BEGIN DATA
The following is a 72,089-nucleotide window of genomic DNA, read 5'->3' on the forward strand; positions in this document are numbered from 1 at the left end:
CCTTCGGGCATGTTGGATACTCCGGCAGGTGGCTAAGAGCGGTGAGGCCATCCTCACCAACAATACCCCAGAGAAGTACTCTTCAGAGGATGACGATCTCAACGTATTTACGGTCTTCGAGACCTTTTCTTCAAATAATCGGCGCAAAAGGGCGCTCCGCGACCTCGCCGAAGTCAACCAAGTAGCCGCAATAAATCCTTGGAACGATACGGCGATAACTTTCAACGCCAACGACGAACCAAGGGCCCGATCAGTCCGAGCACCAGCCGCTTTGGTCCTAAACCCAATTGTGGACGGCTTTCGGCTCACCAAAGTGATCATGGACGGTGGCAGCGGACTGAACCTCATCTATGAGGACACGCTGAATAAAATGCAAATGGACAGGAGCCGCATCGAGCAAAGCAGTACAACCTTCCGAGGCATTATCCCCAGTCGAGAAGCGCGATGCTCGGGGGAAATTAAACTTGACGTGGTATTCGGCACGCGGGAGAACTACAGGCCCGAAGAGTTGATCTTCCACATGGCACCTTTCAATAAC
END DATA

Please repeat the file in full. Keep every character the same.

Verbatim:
The following is a 72,089-nucleotide window of genomic DNA, read 5'->3' on the forward strand; positions in this document are numbered from 1 at the left end:
CCTTCGGGCATGTTGGATACTCCGGCAGGTGGCTAAGAGCGGTGAGGCCATCCTCACCAACAATACCCCAGAGAAGTACTCTTCAGAGGATGACGATCTCAACGTATTTACGGTCTTCGAGACCTTTTCTTCAAATAATCGGCGCAAAAGGGCGCTCCGCGACCTCGCCGAAGTCAACCAAGTAGCCGCAATAAATCCTTGGAACGATACGGCGATAACTTTCAACGCCAACGACGAACCAAGGGCCCGATCAGTCCGAGCACCAGCCGCTTTGGTCCTAAACCCAATTGTGGACGGCTTTCGGCTCACCAAAGTGATCATGGACGGTGGCAGCGGACTGAACCTCATCTATGAGGACACGCTGAATAAAATGCAAATGGACAGGAGCCGCATCGAGCAAAGCAGTACAACCTTCCGAGGCATTATCCCCAGTCGAGAAGCGCGATGCTCGGGGGAAATTAAACTTGACGTGGTATTCGGCACGCGGGAGAACTACAGGCCCGAAGAGTTGATCTTCCACATGGCACCTTTCAATAAC